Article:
The Last of Us HBO Series


Rookie Adventurer
I've never played the games. Heard great things but just never got around to it. I'd really really like to give this a watch. Am I going to get lost?


Pro Adventurer
Thought it was a very good first episode tbh. Characters seem very close to their game counterparts, even if wrong looking Ellie is still a bit distracting. :) Glad they kept the opening scene pretty much the same, also liked the way they tied into it later in the episode.

I’ve seen some criticism of them changing the way the infection is spread, but it’s really not a big deal for me and just seems like petty nitpicking.

Erotic Materia

Looks like you're right. At first I was resistant to the idea, but there are some good points being made, I think:

Also this (@8:30):

Clement Rage

Pro Adventurer
Eh, zombie apocalypses run on magic anyway, it's why they always have to skip forward from outbreak day to 'later time when outbreak has passed', because no one can think of a way to make that actually make sense.

I doubt they are actually going to do the hivemind thing, makes it too difficult if the first time you shiv part of the nest all the others automatically know. Being quiet doesn't help hide you from echolocation to begin with, either you go with the premise or you don't.

Seems solid enough, but honestly, this part is pretty easy to adapt. We'll see if they can keep it up.
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Guiding Moonlight
Yeah I liked this a lot. Did one specific major moment exceptionally and the new stuff (especially that opening, god damn!) felt natural and serviced the story.


Eyes of the Lord
The Last of Us co-creator, Bruce Straley, says he was left off the HBO credits and says the games industry should unionize to protect creators.
Bruce Straley, co-director and co-creator of The Last of Us — the original, 2013 PlayStation 3 game — is not mentioned in the credits for the new HBO TV adaptation, which aired its first episode this week. His co-director Neil Druckmann, however, who is actively involved in the show as its executive producer and co-creator (with TV showrunner Craig Mazin), also gets a mention as the writer of the original. “Based on the PlayStation Studios video game created by Naughty Dog and written by Neil Druckmann,” the on-screen credit reads.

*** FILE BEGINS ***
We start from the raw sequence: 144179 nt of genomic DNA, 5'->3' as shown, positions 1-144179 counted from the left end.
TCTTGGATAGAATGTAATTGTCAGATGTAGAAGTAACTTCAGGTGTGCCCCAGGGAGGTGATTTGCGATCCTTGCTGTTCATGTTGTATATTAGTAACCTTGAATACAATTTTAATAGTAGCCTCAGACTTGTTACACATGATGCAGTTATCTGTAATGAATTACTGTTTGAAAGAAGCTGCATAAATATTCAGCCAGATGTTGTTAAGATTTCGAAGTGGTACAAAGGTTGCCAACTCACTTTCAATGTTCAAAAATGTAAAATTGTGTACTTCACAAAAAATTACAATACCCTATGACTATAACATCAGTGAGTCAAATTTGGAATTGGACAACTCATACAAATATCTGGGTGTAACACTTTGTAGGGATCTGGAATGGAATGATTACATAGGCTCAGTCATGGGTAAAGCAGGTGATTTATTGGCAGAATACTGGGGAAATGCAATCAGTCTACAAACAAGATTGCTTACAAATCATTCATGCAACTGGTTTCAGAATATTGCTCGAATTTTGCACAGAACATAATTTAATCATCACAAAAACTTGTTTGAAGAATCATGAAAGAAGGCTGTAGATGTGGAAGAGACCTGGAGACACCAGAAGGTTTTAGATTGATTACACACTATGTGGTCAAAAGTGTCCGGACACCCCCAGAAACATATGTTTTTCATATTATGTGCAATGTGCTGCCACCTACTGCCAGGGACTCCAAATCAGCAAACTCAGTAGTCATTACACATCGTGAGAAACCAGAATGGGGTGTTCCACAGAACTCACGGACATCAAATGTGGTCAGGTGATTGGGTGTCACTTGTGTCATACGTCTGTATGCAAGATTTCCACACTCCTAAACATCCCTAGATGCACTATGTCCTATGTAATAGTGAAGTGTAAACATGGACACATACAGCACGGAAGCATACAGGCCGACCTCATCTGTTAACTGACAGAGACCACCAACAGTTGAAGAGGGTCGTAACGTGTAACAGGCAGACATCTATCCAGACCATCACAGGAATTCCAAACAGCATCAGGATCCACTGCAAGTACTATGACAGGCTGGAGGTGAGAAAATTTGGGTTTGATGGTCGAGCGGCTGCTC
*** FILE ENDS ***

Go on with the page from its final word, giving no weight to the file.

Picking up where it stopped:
Straley, it seems, isn’t too happy about this outcome. Although his primary responsibility on the game was gameplay while Druckmann’s was script and story, the pair have repeatedly said that they created the world and the storyline of The Last of Us together. But, when asked about his lack of credit by the Los Angeles Times, Straley chose his words — and his targets — carefully.

“It’s an argument for unionization that someone who was part of the co-creation of that world and those characters isn’t getting a credit or a nickel for the work they put into it,” Straley said. “Maybe we need unions in the video game industry to be able to protect creators.”

It’s perhaps an unlikely comment from someone who used to be a senior developer at Naughty Dog, a studio with an unhealthy reputation for crunch. But Straley has had plenty of time to reflect on that. Straley left Naughty Dog in 2017 after 18 years with the studio, following an apparently unhappy experience making Uncharted 4. He and Druckmann had inherited that project from Uncharted creator Amy Hennig after her departure from the studio, and the accelerated development time on a game he wasn’t personally invested in left him feeling burned out.

The L.A. Times characterizes Straley’s relationship with Sony and Naughty Dog as “strained”. But the significance of Straley’s comment is not that it points to a personal beef with Druckmann or anyone else at Naughty Dog. Rather, it highlights how little ownership anyone working in video games truly has over their work. In the widely unionized TV and film industry, credit is jealously guarded and strictly regulated, but in games, it’s easy for Sony to claim complete ownership and carve a key creative like Straley out of a licensing deal.

Straley’s comments come at a time when unionization is a hot topic in the game industry, with an increasing number of studios’ workforces choosing to unionize. Perhaps Wildflower Interactive, the new independent studio Straley formed last year, will join their ranks.
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